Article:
Theme: Agile Organization and Operating Model
Taking DevOps to the Org Chart
One of the implications of DevOps is a merger of development and corresponding operations teams into several build-it-and-run-it teams. This means the typical tech organization that supports an old-guard business must reorganize to realize the full potential of DevOps. It is insufficient to only aim for better engineering techniques and greater automation, hard as that may be in itself. The reorg is a challenge for large tech organizations that are often split down the middle in the form of a change organization and a run organization. This talk explores the challenge and describes how it being addressed at some companies.
Organizing for Business Agility
Business agility demands a lot more than development team agility. Even when Scrum is done right, it only takes us to signed-off stories. DevOps and Continuous Delivery then take us reliably and frequently to production. But this is only part of the picture and even getting to this stage is not free of organizational barriers. On the other hand, excellence in building (and running) the thing right does not ensure that the right thing that yields business benefits is built. That calls for a culture of outcome-orientation and product-centricity. Aiming for business agility thus requires us to reconsider how we operate along different dimensions such as funding of development work, team structure, procurement, governance and decision making. Sriram’s book, Agile IT Org Design, describes an approach for reshaping these dimensions for business agility. Using real-world examples, this presentation will provide an overview of the approach.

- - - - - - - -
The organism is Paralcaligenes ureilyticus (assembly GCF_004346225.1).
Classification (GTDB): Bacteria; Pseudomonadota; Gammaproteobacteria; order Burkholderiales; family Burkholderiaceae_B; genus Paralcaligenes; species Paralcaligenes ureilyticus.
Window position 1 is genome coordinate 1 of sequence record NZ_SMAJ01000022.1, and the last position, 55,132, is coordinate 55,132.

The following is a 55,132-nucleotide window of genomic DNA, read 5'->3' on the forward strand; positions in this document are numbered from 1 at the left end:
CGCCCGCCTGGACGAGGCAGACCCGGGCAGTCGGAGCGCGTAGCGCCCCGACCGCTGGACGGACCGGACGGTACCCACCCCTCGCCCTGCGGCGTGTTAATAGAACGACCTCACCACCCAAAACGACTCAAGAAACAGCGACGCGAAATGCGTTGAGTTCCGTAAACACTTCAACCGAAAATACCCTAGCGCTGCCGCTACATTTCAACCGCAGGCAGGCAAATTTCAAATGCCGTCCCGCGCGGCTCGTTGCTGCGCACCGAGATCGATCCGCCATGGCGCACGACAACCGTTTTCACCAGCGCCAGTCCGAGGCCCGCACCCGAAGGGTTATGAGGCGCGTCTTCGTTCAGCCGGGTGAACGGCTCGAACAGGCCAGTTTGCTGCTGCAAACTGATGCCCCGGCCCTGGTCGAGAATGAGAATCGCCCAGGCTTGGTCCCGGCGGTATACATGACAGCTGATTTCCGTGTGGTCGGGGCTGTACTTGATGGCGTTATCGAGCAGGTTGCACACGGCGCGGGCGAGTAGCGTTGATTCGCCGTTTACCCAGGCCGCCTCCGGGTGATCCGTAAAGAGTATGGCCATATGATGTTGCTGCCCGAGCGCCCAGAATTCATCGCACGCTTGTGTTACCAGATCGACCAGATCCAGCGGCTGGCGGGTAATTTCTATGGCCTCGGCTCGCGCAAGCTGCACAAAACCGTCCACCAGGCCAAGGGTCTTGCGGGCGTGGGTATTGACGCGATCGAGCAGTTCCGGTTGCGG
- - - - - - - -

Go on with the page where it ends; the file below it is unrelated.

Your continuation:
Administer the DevOps pill across the enterprise
Theme: Tech Governance
Relationship advice for API providers and consumers
The API economy needs good relationships between API providers and consumers. Making it work in this context is in some ways, similar to making it work in romantic relationships. The presentation suggests what each of the following "good practices" in the realm of romantic relationships might translate to in the world of APIs:
Code Ownership in Product Teams
The price of Reuse